(NB: I really should add that cover for Satantango to this post)

May 14, 2014
by Dan

William Burroughs Series — Roberto de Vicq de Cumptich

Roberto de Vicq de Cumptich recently redesigned a series of classic William S. Burroughs novels for Grove Atlantic with rather splendid “acid colors and Blue Note jazz graphics”:



The books in the series include Junky, Naked LunchThe Adding Machine, Nova ExpressThe Ticket That Exploded, and, published this month, The Soft Machine.

May 12, 2014
by Dan
1 Comment

Book Covers of Note May 2014

Another month, another selection of beautiful book covers…

The Axeman’s Jazz by Ray Celestin; design by Jo Thomson (Mantle May 2014)

The Bees by Laline Paull; design by Steve Attardo (Ecco May 2014)

Dorothy Must Die by Danielle Paige; design by Ray Shapell (HarperCollins April 2014)

Englightenment 2.0 by Joseph Heath; design by David A. Gee (HarperCollins April 2014)

Goodbye To All That by Robert Graves; design by Matthew Young (Penguin May 2014)

Karate Chop by Dorthe Nors; design by Carol Hayes (Graywolf February 2014)

Lunch at the Shop: The Art and Practice of the Midday Meal by Peter Miller; design by John Gall (Abrams April 2014)

The One and Only by Emily Giffin; design by Jennifer Heuer (Ballantine May 2014)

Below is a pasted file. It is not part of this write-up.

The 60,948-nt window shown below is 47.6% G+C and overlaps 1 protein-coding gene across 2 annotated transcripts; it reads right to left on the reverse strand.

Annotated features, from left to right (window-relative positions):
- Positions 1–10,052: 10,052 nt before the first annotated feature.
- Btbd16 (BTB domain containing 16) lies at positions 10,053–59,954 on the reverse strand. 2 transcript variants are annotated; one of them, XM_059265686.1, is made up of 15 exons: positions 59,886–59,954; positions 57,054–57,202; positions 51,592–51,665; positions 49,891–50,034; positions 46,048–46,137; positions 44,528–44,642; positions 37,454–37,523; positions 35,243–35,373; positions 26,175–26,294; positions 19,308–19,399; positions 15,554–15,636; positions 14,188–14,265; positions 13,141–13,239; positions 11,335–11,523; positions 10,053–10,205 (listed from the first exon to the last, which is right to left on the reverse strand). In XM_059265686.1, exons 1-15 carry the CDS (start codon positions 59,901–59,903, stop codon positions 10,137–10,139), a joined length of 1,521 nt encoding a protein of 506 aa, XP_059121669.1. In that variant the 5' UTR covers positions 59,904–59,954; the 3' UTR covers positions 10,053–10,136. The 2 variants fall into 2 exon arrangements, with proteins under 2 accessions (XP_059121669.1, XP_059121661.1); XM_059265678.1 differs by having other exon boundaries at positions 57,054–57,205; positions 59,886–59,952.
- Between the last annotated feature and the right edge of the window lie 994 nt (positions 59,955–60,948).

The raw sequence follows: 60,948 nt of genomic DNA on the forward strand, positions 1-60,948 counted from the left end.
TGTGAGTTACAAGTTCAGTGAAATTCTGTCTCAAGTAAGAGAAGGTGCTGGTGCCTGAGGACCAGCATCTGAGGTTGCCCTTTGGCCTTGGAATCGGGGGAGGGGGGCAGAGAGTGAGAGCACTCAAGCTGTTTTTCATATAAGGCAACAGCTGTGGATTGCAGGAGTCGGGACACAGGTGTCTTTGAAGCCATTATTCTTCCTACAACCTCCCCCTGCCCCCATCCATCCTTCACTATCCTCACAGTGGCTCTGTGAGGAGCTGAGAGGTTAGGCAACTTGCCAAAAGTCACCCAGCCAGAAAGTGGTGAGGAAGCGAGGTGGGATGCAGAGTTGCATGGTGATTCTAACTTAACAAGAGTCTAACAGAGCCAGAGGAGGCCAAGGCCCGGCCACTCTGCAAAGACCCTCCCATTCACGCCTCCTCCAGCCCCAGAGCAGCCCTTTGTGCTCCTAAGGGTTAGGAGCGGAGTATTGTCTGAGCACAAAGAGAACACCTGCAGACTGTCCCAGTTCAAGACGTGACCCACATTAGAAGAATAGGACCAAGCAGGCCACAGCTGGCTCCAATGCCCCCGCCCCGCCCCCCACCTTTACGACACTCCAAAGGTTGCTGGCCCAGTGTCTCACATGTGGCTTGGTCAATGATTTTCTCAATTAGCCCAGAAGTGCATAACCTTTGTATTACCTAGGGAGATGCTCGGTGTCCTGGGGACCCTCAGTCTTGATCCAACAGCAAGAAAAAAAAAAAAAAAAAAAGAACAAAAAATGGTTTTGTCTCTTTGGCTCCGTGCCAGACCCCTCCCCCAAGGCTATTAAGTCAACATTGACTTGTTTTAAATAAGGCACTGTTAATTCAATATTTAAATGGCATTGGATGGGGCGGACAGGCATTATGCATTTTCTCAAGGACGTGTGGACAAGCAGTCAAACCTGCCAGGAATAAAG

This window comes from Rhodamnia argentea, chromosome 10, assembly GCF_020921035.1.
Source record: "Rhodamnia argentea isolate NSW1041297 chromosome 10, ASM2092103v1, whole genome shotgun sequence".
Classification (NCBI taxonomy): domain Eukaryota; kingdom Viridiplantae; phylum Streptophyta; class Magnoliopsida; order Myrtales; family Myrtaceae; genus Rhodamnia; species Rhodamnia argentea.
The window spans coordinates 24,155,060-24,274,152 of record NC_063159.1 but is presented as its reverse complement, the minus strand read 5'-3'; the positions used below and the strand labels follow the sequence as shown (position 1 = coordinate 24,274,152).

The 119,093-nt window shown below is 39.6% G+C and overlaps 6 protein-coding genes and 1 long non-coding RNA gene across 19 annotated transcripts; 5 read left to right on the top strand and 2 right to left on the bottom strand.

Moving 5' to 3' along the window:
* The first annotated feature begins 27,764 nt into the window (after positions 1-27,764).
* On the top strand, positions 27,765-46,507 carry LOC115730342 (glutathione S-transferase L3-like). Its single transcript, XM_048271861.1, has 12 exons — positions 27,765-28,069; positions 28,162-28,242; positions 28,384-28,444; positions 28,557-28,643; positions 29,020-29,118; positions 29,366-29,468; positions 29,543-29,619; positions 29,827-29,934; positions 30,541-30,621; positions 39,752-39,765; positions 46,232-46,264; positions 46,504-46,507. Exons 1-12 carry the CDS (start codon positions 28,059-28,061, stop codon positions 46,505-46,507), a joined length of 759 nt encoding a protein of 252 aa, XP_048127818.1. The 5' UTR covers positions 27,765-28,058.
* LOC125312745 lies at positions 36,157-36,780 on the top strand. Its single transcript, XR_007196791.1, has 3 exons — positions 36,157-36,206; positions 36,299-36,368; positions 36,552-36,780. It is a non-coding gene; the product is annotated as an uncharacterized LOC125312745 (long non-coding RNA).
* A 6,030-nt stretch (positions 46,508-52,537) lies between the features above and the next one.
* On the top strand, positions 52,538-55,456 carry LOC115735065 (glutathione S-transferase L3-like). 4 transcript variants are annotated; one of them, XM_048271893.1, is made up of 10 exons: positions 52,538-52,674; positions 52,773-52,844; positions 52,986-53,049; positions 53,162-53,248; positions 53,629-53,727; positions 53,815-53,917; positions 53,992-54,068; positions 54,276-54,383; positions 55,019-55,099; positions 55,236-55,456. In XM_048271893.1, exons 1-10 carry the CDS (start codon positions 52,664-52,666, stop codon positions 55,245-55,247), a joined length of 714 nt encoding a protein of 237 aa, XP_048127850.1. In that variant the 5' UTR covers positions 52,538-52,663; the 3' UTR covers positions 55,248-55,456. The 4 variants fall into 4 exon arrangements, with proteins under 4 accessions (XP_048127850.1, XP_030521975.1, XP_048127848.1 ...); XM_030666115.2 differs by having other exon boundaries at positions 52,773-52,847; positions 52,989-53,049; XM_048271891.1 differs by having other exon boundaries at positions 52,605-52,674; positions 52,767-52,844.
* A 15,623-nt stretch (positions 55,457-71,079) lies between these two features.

The Other Language by Francesca Marciano; design by Ben Wiseman (Pantheon April 2014)

Raising Expectations (and Raising Hell) by Jane McAlevey; design by Gray318 (Verso Books May 2014)

Vanishing by Gerard Woodward; design by Jamie Keenan (Picador UK March 2014)

Young Skins: Stories by Colin Barrett; design by James Paul Jones (Jonathan Cape March 2014)

May 7, 2014
by Dan

Nicholson Baker: “Wrapping Sentences Around Things”

This made a couple of people in my Twitter feed very, very happy today – author Nicholson Baker talking about writing, design and the influence of his parents, who both studied at Parsons School of Design in New York, at Lingua Franca: The 2014 D-Crit Conference at the School of Visual Arts last week:

As Michael Bierut noted on Twitter, Nicholson Baker’s father was a graphic designer who worked for the great Erik Nitsche! Who knew?

(via @acejet170)

May 7, 2014
by Dan
1 Comment

Le Quartanier Série NOVA by Catherine D’Amours


Catherine D’Amours of Pointbarre Collective recently got in touch to tell me about NOVA, a series of ten novellas she designed to celebrate the tenth anniversary of Montreal-based publisher Le Quartanier. Opting for a minimalistic grid and a sober sans-serif font, Catherine designed ten illustrations and typographical stamps for the covers and, as you can see, the results are quite beautiful.